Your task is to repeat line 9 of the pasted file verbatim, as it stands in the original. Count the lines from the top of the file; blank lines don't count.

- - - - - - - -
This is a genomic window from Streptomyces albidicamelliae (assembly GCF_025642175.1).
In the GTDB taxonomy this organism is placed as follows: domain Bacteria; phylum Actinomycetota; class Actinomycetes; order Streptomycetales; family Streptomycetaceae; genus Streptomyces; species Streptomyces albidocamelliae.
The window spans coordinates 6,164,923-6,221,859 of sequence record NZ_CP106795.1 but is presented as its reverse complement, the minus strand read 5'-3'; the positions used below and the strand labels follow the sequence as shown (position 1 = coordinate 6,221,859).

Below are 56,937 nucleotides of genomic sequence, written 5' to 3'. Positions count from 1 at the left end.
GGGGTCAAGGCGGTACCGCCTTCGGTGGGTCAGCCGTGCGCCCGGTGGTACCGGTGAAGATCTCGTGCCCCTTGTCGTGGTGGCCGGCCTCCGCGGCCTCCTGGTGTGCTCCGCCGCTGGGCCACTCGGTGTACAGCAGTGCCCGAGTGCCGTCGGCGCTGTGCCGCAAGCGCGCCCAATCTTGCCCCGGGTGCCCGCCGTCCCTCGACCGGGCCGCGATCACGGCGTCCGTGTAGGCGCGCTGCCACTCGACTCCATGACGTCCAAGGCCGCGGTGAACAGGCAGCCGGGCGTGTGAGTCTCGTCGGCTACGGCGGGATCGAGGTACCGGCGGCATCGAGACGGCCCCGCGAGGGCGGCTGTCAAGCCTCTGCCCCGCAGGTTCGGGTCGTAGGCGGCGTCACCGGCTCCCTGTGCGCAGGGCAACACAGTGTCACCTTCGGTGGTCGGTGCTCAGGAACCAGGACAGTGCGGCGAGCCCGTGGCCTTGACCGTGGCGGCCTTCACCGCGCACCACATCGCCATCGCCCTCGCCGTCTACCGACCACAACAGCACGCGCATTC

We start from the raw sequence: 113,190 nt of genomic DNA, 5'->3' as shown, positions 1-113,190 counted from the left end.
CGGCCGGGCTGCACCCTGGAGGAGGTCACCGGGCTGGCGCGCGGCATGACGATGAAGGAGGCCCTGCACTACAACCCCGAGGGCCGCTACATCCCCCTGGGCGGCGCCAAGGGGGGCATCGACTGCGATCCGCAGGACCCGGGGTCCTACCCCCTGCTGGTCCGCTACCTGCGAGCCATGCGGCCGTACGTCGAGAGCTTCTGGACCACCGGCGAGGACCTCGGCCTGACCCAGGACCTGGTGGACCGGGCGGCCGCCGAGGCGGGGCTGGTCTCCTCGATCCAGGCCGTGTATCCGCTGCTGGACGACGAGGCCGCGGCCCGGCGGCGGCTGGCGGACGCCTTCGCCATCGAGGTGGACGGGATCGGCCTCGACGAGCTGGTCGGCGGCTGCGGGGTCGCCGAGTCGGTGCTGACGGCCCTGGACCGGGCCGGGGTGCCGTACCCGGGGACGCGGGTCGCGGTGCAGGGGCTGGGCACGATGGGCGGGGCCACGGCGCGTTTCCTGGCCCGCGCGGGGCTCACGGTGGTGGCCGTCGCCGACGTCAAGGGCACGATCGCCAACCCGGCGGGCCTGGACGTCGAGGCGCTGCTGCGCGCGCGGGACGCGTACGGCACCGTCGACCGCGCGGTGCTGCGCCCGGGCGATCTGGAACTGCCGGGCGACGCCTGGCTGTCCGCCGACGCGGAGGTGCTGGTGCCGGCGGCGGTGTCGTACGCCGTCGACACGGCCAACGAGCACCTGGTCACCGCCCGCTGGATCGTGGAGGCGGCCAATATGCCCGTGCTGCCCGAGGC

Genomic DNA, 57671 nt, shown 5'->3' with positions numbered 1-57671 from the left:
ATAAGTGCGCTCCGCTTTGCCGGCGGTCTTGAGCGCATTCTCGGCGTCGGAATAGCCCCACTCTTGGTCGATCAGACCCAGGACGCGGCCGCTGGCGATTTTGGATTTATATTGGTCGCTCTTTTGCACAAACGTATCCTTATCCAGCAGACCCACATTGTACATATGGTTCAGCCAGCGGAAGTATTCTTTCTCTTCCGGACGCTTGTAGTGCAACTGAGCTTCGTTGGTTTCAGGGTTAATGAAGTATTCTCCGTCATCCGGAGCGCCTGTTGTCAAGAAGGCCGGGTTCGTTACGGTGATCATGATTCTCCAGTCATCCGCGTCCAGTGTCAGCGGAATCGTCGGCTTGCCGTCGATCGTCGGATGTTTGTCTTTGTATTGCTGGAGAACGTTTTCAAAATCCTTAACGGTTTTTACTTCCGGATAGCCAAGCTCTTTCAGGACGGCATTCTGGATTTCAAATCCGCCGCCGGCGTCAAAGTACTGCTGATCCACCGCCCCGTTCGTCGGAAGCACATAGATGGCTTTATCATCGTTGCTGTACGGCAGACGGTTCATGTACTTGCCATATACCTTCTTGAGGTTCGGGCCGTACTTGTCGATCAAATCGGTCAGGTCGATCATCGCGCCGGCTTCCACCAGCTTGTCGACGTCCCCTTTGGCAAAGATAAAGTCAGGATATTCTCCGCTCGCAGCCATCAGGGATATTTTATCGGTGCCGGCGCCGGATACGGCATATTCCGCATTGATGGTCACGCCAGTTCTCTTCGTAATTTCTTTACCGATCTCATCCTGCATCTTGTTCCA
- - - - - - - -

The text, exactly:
ATAAGTGCGCTCCGCTTTGCCGGCGGTCTTGAGCGCATTCTCGGCGTCGGAATAGCCCCACTCTTGGTCGATCAGACCCAGGACGCGGCCGCTGGCGATTTTGGATTTATATTGGTCGCTCTTTTGCACAAACGTATCCTTATCCAGCAGACCCACATTGTACATATGGTTCAGCCAGCGGAAGTATTCTTTCTCTTCCGGACGCTTGTAGTGCAACTGAGCTTCGTTGGTTTCAGGGTTAATGAAGTATTCTCCGTCATCCGGAGCGCCTGTTGTCAAGAAGGCCGGGTTCGTTACGGTGATCATGATTCTCCAGTCATCCGCGTCCAGTGTCAGCGGAATCGTCGGCTTGCCGTCGATCGTCGGATGTTTGTCTTTGTATTGCTGGAGAACGTTTTCAAAATCCTTAACGGTTTTTACTTCCGGATAGCCAAGCTCTTTCAGGACGGCATTCTGGATTTCAAATCCGCCGCCGGCGTCAAAGTACTGCTGATCCACCGCCCCGTTCGTCGGAAGCACATAGATGGCTTTATCATCGTTGCTGTACGGCAGACGGTTCATGTACTTGCCATATACCTTCTTGAGGTTCGGGCCGTACTTGTCGATCAAATCGGTCAGGTCGATCATCGCGCCGGCTTCCACCAGCTTGTCGACGTCCCCTTTGGCAAAGATAAAGTCAGGATATTCTCCGCTCGCAGCCATCAGGGATATTTTATCGGTGCCGGCGCCGGATACGGCATATTCCGCATTGATGGTCACGCCAGTTCTCTTCGTAATTTCTTTACCGATCTCATCCTGCATCTTGTTCCA